Fig. 1. Absorption spectra of cells (a) and chlorosomes (b, c) isolated from Cfx. aurantiacus cultures with different parameter η (η = 8 and 32). a) Cells (in 50 mM Tris-buffer, pH 8.0) from cultures with parameter η = 32 (solid line) and parameter η = 8 (dotted line). The absorption maximum at 740 nm belongs to chlorosomal BChl c; the absorption maximums at 808 and 866 nm belong to membranous antenna BChl a. The spectra were normalized at absorption maximum of core BChl a antenna (866 nm). b, c) Chlorosomes in 50 mM Tris-buffer (pH 8.0) (solid lines) and in acetone–methanol (7 : 2) (dash-dotted lines). The absorption maximum at 740 nm belongs to chlorosomal BChl c; the absorption maximum at 795 nm belongs to chlorosomal BChl a. Cells and chlorosomes are designated by indexes C-8 and C-32 according to their origin from cultures having parameters η = 8 and 32, correspondingly. Parameter η, which is equal to the ratio of amplitudes of long-wave absorption maxima of chlorosomal BChl c (740 nm) and membranous BChl a (866 nm), characterizes BChl c content in chlorosomes of two different cultures: η = A740/A866 = 8 and 32.
The amplitude of the absorption peak of BChl a (860 nm) is extremely small in the absorption spectra of Osc. trichoides cells, so chlorosomes samples isolated from Osc. trichoides cultures cultivated at low (50 W/m2) and high (1000 W/m2) light intensities were identified in accordance with BChl c/BChl a molar ratio, which was determined using absorption spectra of chlorosomes in acetone–methanol . Samples of isolated chlorosomes were designated as C-70 and C-110 in accordance with the determined molar BChl c/BChl a ratios, which are 70 : 1 (1000 W/m2) and 110 : 1 (50 W/m2), correspondingly. Absorption spectra of chlorosomes isolated from Osc. trichoides cultures with different BChl c content are shown in Fig. 2.
Fig. 2. Absorption spectra of chlorosomes isolated from Osc. trichoides cell cultures in 50 mM Tris-buffer (pH 8.0) (solid lines) and their pigments in acetone–methanol (7 : 2) (dotted lines). Cultures grown under light of 1000 W/m2 (BChl c/BChl a molar ratio equal to 70 : 1) are designated as C-70. Cultures grown at light of 50 W/m2 (BChl c/BChl a molar ratio is 110 : 1) are designated as C-110.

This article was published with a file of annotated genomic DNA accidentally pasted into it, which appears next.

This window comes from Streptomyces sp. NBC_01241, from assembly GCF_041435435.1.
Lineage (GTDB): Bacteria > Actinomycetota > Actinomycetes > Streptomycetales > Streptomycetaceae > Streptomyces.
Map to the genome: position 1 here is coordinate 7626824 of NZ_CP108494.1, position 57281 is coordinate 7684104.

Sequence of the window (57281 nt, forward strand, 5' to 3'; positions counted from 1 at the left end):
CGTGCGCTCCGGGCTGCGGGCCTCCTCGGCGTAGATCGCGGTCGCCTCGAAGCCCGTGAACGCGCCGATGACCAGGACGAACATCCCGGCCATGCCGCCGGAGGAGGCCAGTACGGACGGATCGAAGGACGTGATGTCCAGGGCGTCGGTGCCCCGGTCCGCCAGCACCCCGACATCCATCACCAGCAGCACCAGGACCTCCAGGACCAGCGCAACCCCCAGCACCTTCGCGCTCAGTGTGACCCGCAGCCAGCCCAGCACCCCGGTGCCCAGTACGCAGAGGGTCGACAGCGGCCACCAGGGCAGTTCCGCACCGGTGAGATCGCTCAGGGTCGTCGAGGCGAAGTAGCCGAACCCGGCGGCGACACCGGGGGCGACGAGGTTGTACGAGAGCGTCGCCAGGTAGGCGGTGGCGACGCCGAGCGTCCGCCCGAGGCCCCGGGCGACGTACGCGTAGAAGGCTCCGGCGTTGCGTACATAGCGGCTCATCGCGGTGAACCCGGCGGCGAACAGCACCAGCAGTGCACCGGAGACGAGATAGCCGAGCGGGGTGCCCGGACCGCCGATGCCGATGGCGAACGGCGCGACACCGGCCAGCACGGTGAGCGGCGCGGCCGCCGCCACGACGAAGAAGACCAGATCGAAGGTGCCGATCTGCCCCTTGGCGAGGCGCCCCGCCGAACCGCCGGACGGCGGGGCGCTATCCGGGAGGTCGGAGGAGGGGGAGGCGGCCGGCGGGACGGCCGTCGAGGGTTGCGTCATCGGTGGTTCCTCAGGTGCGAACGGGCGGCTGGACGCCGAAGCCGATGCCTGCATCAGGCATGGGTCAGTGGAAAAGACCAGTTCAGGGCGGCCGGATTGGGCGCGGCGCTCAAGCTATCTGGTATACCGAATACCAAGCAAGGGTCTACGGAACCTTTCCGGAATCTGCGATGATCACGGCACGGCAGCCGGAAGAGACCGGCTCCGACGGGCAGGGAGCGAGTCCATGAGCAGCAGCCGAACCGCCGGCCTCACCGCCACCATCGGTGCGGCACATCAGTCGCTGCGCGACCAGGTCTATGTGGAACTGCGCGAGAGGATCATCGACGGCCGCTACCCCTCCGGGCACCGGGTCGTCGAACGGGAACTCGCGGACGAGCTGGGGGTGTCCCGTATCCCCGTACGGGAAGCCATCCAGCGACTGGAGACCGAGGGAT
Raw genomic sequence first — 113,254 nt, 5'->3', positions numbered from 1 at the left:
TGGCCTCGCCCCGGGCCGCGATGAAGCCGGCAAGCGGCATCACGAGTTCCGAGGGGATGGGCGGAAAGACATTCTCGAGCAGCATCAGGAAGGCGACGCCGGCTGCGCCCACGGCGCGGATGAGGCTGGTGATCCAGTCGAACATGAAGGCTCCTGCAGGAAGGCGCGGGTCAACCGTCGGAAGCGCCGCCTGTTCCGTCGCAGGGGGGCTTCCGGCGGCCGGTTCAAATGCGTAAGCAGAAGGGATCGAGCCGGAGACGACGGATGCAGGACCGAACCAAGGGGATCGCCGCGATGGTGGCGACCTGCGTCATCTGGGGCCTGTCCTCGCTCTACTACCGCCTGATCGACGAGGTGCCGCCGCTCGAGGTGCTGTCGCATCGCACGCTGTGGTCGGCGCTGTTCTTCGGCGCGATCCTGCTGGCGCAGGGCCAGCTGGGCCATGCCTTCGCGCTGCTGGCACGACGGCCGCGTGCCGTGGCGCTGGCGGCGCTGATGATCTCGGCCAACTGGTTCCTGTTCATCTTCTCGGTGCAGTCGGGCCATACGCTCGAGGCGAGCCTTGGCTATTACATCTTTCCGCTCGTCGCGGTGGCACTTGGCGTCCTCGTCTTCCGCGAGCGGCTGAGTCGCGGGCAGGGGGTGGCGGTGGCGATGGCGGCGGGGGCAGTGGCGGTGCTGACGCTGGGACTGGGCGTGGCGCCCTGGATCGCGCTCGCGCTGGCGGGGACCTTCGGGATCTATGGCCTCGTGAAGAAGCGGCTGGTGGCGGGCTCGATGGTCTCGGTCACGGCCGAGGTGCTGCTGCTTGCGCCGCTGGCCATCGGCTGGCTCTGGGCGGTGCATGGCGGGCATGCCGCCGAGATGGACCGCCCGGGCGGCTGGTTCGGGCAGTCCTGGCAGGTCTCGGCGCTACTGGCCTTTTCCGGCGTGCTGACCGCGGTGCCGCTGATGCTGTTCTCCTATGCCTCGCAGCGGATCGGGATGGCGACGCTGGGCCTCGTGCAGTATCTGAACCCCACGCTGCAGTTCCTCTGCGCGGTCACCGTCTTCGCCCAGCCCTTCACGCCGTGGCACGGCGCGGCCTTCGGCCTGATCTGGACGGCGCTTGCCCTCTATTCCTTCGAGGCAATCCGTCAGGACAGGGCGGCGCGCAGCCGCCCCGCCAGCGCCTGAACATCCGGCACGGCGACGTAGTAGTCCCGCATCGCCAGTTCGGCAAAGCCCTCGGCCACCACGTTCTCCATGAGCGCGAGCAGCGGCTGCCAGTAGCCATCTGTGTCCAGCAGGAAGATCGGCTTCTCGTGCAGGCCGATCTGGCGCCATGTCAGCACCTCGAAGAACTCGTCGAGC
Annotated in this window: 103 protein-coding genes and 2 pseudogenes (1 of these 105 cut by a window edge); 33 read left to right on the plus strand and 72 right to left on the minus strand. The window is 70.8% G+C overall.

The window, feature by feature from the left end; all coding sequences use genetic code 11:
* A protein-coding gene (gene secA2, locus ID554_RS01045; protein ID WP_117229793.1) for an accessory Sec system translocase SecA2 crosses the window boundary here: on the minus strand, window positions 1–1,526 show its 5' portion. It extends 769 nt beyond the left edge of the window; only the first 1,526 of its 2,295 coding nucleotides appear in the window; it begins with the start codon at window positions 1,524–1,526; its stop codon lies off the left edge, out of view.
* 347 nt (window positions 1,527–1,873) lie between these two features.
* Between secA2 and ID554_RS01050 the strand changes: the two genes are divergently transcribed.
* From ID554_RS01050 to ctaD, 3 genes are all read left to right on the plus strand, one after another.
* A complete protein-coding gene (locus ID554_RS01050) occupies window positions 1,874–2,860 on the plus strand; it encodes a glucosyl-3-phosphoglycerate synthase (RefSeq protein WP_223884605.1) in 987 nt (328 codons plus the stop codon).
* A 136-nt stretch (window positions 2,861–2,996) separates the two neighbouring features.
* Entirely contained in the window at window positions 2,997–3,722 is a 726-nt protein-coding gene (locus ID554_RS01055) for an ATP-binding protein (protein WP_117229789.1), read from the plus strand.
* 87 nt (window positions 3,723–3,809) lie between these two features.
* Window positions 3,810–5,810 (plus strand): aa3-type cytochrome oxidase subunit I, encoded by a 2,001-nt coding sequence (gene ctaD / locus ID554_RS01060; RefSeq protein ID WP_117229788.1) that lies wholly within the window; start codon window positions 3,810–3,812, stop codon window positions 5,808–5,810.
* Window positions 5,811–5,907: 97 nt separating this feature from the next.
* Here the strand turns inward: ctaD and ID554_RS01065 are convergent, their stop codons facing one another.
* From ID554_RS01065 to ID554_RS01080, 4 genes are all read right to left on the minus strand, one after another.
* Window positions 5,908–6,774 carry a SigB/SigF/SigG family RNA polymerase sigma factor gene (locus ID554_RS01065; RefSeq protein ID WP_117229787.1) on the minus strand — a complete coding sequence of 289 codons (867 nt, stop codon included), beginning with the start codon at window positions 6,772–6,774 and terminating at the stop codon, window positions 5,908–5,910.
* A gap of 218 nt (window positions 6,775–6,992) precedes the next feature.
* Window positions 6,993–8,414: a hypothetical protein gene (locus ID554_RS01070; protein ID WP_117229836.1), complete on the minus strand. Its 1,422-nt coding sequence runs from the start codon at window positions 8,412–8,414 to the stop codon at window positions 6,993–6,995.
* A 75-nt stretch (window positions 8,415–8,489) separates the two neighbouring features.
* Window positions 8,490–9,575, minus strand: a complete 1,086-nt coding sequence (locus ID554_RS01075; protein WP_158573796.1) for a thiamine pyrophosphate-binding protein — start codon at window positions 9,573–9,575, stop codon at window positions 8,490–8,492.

According to our model of BChl c organization in chlorosomes of Cfx. aurantiacus , the elementary building block of chlorosomal BChl c antenna has the shape of a cylindrical aggregate that is formed by excitonically coupled linear chains of BChl c oligomers. The amplitude of the BChl c band bleaching in differential absorption spectra of chlorosomes at zero time delay must be increased with increasing oligomer length  because the formation of linear oligomers containing n monomers leads to more than n times increase in dipole strength of the Qy band of BChl c absorption spectra in comparison with its monomeric form . This effect is only expected in the limits of small size of an oligomer: n < nC, where nC is the critical size of an oligomer (aggregate) , because only in this case delocalization of excitation practically coincides with physical size of the aggregate. Estimation of this value for photosynthetic pigments gives nC ≈ 5 . Because the length of the linear chain of BChl c oligomers forming elementary cylindrical BChl c aggregates does not exceed the value n = 6 in the frames of our model of aggregation of chlorosomal pigments , then the nonlinear optical spectroscopy that is sensitive to the size of aggregate [31, 32] is the most informative experimental method for the determination. Thus, investigation of dependence of amplitude of BChl c band bleaching in differential absorption spectra of chlorosomes with different content of BChl c (i.e. chlorosomes of different size) at zero time delay is the decisive experiment for registration of changes in the degree of pigment aggregation, which was also demonstrated in previous works .
Figure 3 shows isotropic ΔA spectra of chlorosome samples, C-8 and C-32, isolated from Cfx. aurantiacus cultures adapted to two extreme light intensities (low and high) that caused four-fold change in BChl c concentration in the samples.
Fig. 3. Isotropic ΔA spectra measured at room temperature for two chlorosome samples of Cfx. aurantiacus, C-8 (solid lines) and C-32 (dotted lines), with different time delays: 1) with time delay of 200 fs corresponding to the maximal ΔA amplitude of BChl c for both chlorosomes samples in the wavelength region about 750 nm, and 2) with time delays of 25 and 100 ps that correspond to maximal ΔA amplitude of BChl a at 795 nm for chlorosomes C-8 and C-32, respectively. Excitation wavelength, 750 nm; duration of exciting impulse, 110 fs. The ΔA spectra were normalized to provide equal amplitudes of BChl a ΔA spectra for all the chlorosome samples. The ΔA amplitudes of BChl a spectra with maximum at 795 nm measured with picosecond delays were multiplied by 10.